Mar Vista continues its renaissance with an inaugural art walk and a street festival for Small Business Saturday

By Christina Campodonico

Mar Vista’s inaugural art walk will feature live painting to live music along the Venice Boulevard Photo courtesy of Lenore French

Mar Vista’s inaugural art walk will feature live painting to live music along the Venice Boulevard
Photo courtesy of Lenore French

Andy Warhol once said, “Being good in business is the most fascinating kind of art. Making money is art and working is art and good business is the best art.”

Artists, business owners and community organizers in Mar Vista are putting their own spin on Warhol’s witticism this week with a pair of festivals celebrating the entrepreneurial and creative spirit of this reemerging neighborhood.

On Saturday, the budding Mar Vista Chamber of Commerce hosts “Make it Mar Vista,” a daylong street festival featuring interactive art projects, live entertainment, a collaborative local “living history” project, pottery and Pilates demonstrations, a community bike ride and various other activities among 34 participating businesses.

The festival, coinciding with national Small Business Saturday, centers around the one-mile stretch of Venice Boulevard between Beethoven Street and Inglewood Boulevard, where tiny green spaces and a temporary parking-protected bike lane will model improvements planned for the area under Mayor Eric Garcetti’s Great Streets neighborhood renewal plan.

Then on Thursday, Dec. 3, that same stretch of boulevard hosts Mar Vista’s inaugural art walk, “Steppin into the Art of Mar Vista,” with live painting to music and dance at Grand View Market, spoken word at youth writing nonprofit 826LA’s Time Travel Mart, a concert at TimeWarp Records, art openings at the Trunk Gallery, Buckwild Gallery and C. Nichols Project, plus an environmentally themed scavenger hunt for repurposed household goods hosted by Dreameco Crafts.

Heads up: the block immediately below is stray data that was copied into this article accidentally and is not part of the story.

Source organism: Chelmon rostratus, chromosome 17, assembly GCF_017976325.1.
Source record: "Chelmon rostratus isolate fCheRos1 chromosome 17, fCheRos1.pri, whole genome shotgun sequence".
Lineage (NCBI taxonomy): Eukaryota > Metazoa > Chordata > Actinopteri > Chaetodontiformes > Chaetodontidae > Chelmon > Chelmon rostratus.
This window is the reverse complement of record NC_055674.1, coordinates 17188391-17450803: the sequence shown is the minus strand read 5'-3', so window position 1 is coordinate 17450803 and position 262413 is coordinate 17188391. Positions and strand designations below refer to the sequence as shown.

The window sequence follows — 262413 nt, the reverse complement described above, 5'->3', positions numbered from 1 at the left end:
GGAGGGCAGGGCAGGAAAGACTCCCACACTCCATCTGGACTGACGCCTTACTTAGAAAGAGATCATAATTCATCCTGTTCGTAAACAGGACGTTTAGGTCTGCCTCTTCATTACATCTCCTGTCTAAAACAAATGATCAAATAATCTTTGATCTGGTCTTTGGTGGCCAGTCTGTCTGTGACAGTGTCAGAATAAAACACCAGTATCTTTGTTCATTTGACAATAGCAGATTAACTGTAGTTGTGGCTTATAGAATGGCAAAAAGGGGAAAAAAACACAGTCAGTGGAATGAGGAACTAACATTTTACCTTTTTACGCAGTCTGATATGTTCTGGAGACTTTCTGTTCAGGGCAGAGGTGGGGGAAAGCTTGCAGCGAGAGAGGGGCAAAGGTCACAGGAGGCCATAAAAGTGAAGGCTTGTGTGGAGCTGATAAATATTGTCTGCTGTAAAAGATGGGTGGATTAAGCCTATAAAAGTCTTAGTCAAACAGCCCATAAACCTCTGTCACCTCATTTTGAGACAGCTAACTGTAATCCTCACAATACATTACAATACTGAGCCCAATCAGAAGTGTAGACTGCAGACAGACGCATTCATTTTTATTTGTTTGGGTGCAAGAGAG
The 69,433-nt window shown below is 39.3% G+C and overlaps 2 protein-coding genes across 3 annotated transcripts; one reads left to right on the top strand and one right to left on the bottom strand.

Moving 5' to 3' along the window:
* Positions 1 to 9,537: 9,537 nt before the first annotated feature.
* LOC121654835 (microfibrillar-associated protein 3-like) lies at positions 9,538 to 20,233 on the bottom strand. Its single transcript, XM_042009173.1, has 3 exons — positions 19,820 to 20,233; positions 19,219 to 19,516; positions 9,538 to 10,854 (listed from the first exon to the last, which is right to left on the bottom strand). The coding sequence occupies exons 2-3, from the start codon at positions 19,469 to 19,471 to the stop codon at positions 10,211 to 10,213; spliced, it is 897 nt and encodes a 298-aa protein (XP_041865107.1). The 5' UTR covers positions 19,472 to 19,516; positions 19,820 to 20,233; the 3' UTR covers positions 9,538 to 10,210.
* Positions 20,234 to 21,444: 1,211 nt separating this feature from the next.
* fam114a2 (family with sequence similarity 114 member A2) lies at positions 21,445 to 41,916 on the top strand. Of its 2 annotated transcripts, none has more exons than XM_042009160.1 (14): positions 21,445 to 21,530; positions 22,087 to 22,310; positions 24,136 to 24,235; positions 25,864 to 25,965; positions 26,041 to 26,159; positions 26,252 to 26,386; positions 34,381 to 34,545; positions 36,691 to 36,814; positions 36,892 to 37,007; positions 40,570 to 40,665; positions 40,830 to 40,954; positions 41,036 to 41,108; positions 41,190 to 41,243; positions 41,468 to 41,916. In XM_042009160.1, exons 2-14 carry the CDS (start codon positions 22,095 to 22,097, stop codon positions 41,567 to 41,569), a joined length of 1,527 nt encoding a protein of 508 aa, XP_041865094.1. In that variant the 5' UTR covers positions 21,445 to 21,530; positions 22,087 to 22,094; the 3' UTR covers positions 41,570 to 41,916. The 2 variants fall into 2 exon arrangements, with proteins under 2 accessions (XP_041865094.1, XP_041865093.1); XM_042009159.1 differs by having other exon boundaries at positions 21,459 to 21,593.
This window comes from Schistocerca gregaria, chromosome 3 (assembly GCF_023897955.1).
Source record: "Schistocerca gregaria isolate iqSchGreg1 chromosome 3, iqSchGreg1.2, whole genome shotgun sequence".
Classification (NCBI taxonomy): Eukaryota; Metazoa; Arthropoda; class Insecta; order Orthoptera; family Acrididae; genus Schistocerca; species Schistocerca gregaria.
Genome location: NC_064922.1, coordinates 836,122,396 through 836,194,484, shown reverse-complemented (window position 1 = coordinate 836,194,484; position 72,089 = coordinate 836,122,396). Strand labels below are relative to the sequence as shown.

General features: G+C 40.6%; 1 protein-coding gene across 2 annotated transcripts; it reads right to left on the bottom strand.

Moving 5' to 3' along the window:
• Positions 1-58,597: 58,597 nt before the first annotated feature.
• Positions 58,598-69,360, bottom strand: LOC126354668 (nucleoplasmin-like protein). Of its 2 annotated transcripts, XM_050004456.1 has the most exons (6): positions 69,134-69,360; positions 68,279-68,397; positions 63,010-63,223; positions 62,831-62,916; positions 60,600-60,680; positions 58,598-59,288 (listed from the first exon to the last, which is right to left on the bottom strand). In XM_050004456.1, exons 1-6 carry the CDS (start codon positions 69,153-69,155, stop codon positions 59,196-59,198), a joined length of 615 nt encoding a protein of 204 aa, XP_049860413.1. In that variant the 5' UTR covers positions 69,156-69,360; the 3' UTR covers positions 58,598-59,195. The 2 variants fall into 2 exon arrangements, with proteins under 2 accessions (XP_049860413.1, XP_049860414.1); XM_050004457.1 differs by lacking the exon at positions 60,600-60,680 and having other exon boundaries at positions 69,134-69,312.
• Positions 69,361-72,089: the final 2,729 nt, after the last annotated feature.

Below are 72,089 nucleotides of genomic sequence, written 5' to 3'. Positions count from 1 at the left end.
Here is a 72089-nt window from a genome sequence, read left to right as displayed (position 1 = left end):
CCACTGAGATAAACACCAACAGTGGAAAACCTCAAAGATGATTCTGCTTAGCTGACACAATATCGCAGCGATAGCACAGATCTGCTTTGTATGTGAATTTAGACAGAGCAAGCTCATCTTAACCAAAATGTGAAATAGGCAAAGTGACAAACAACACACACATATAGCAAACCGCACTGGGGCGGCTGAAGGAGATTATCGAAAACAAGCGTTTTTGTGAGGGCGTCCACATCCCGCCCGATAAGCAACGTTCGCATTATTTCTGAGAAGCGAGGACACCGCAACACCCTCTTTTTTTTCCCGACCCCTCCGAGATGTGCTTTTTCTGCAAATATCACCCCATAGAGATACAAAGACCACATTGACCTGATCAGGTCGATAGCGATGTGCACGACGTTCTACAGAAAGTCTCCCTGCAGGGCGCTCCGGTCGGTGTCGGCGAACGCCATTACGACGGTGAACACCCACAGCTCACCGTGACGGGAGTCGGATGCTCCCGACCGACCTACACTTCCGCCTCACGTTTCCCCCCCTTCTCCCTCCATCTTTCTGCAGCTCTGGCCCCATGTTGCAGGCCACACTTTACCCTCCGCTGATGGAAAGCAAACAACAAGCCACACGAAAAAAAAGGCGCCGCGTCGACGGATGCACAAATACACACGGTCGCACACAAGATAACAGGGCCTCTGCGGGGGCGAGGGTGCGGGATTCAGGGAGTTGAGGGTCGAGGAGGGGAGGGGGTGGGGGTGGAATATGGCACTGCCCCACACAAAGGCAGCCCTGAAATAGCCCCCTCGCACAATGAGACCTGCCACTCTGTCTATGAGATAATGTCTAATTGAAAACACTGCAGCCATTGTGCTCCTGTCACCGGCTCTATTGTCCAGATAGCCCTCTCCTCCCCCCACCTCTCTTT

Mar Vista Chamber of Commerce President Sarah Auerswald says Mar Vista’s walkability makes it fertile ground for small businesses and artists to thrive. She encourages her friends and neighbors to get out on the street and shop small and local, a process she likes to call “Erin Brokoviching.”

“You activate the street by getting people out and about,” Auerswald says.

On Saturday, the block of Venice between Grand View Boulevard and Centinela Avenue will be reduced from three lanes of traffic to two in order to demonstrate how parklets and protected bike lanes could further transform that whole corridor into an even more bicycle- and pedestrian-friendly environment.

Mar Vista art walk co-organizer Lenore French of the Green Communications Initiative also thinks that Mar Vista’s preexisting and “organic” art community naturally lends itself to the neighborhood’s walkability.

“An art zone is a proven way to get people to walk,” she says. “And that’s exactly the way [Mar Vista] is.”

Mar Vista’s capacity for creative collaboration will be on display at Trunk Gallery, where artist and owner Ann Perich has invited 32 artists to fill the space with their takes on the toy train set. Perich gave out toy train sets to artists she knew or who passed through her gallery, asking them to modify the toys however they wanted and return them however they pleased.

Perich doesn’t know what to expect — the returned items could be on canvas, pedestals, cubes or film — but she knows that “it’s going to be a surprise.”

Mar Vista has become increasingly populated by creative hubs like Trunk Gallery, the Time Travel Art, Grand View Fine Art Studios, but it’s also home to more entrepreneurial arts-related spaces, including Full-Circle Pottery and Peach Tree Pottery. Each is hosting live clay-molding demonstrations during both events.